Cedar Fair (NYSE:FUN) operates amusement parks across the United States and Canada. The company's parks are popular, attracting 26 million visitors in 2018. But investors are likely more amused by the company's dividend yield, which exceeds 7.3%. It's high by anyone's standards, but is it dependable?
Cedar Fair's dividend yield
It makes sense for Cedar Fair to have a healthy dividend yield. The company is structured as a master limited partnership (MLP), which enables it to avoid paying federal and state taxes at the corporate level. This leaves more money for distribution to unitholders and creates a tax benefit for dividends because they are only taxed at the individual unitholder level. Most corporations suffer from "double taxation," where earnings are taxed at the corporate level and dividends paid from those earnings are taxed again at the individual level.
To maintain MLP status, a company must generate at least 90% of its income from qualifying activities, including those related to natural resources, commodities, or real estate. Cedar Fair meets this requirement through its ownership of almost all the real estate associated with its parks.
That being said, at over 7.3%, Cedar Fair's dividend yield is much higher than where it has historically floated. It is also higher than the dividend yield of its closest peer, Six Flags. Many investors may see this as an attractive buying opportunity, but it could also be a red flag that Cedar Fair's dividend is unsustainable.
What's driving the yield higher?
Cedar Fair's stock price has dropped roughly 27% over the past year, and a dropping price means a higher yield. There are a few factors that may have exerted downward pressure on Cedar Fair's stock price.
For one thing, interest rates have been rising and this could be affecting investors' opinion of the stock in two ways.
First, with $1.8 billion in total debt, the company has seen its borrowing costs increase as it has taken on more debt. Rising borrowing costs put downward pressure on net income, which affects a company's ability to pay dividends, and this could be causing investors to perceive the dividend to be at greater risk of a cut and thus more may be selling.
Second, high-yielding stocks are often viewed as an alternative to investing in bonds. When interest rates rise, bonds become relatively more attractive as investments, and many investors reallocate their money in favor of bonds.
Another possible explanation for the rise in Cedar Fair's dividend yield -- especially over the past six months -- is that it reflects investors' selling shares based on increased fear of a recession. As an amusement park operator, Cedar Fair is economically sensitive because it depends on consumer discretionary spending. Fewer people can afford to visit an amusement park during an economic downturn.
Cedar Fair's elevated dividend yield can most likely be attributed to a mix of these reasons. Investors are likely concerned that the company's dividend is at risk and that has pushed the share price down.
Cedar Fair's balance sheet
When judging a dividend, it's important to look at debt and income. As the table below shows, Cedar Fair has a significant amount of debt and an elevated leverage ratio. When debt is several times greater than earnings available to service debt -- as it is for Cedar Fair with a leverage ratio of 3.7 -- a company has a reduced ability to repay debt.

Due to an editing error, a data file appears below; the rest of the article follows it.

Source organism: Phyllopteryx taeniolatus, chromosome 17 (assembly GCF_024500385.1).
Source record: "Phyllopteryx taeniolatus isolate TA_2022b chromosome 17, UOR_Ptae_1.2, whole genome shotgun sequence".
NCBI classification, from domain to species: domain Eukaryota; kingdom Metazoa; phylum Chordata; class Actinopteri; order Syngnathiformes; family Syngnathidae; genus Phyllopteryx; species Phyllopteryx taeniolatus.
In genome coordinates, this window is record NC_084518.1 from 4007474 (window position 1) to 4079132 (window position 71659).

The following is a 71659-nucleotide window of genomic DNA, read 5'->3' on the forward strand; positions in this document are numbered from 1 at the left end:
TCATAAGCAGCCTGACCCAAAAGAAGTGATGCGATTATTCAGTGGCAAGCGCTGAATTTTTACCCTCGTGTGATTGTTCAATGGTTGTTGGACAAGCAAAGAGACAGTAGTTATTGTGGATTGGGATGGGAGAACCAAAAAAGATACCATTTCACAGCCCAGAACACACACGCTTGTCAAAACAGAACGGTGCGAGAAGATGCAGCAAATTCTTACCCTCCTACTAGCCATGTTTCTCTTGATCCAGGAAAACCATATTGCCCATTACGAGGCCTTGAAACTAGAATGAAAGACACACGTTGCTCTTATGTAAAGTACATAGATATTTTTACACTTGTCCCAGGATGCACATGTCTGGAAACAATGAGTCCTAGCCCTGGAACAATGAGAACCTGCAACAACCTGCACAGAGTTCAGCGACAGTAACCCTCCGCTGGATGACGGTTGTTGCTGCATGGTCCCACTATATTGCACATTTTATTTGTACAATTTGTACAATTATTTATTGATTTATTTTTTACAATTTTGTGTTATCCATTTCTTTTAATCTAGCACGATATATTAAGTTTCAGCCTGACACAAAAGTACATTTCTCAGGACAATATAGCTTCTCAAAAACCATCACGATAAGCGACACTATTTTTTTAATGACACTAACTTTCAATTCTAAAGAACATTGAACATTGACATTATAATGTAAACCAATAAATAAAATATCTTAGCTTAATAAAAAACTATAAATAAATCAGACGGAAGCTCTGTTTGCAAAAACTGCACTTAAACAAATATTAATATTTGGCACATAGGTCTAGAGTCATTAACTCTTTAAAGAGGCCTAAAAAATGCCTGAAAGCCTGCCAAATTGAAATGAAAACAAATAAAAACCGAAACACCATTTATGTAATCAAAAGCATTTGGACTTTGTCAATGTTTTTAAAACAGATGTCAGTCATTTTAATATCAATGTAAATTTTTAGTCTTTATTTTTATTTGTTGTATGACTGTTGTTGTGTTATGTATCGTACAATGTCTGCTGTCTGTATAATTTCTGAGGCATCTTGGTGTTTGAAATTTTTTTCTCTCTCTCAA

|Metric||As of March 31, 2019|
|Net debt (total debt less cash)||$1.72 billion|
|Last 12 months adjusted EBITDA||$465 million|
|Net leverage (net debt divided by EBITDA)||3.7|
For a cyclical company operating at what looks to be near the end of a great run for the economy, Cedar Fair's balance sheet could be considered somewhat risky. If the economy slows and fewer people go to its amusement parks, earnings will decline and its leverage ratio will rise. Then it might need to cut its dividend or raise capital to shore up its balance sheet.
In 2009 -- the most recent recession -- Cedar Fair's adjusted EBITDA fell 16%. In response, the company cut its quarterly dividend by 48%. Although 2009 is an extreme example, it shows that the company's balance sheet could become stretched during the next downturn.
Cash flow vs. dividend payments
Another good indicator of a company's dividend sustainability is its ability to meet dividend payments with business cash flows. Cedar Fair fails this test. As the table below shows, for the past two years, the company has not generated sufficient free cash flow to cover its dividend payments. In fact, over the past three years, Cedar Fair's total dividend payments have risen while free cash flow has declined.
|Free cash flow||$197.6 million||$143.1 million||$160.9 million|
|Total dividends paid||$187.2 million||$194.8 million||$203.2 million|
The data suggests that the company has financed dividend payments through increased financial leverage. This is corroborated by the balance sheet, which has shown a steady rise in total and net borrowings over the past few years.
The bottom line is that Cedar Fair's current dividend doesn't appear to be sustainable based on an analysis of its cash flows.
Don't count on Cedar Fair's dividend
Cedar Fair has a moderately leveraged balance sheet that would most likely require a dividend cut during an economic downturn that decreased the number of visitors to its parks. Furthermore, the company doesn't generate enough free cash flow to cover its current dividend payments.
There are times when a high dividend yield represents a buying opportunity, but this is not one of those cases.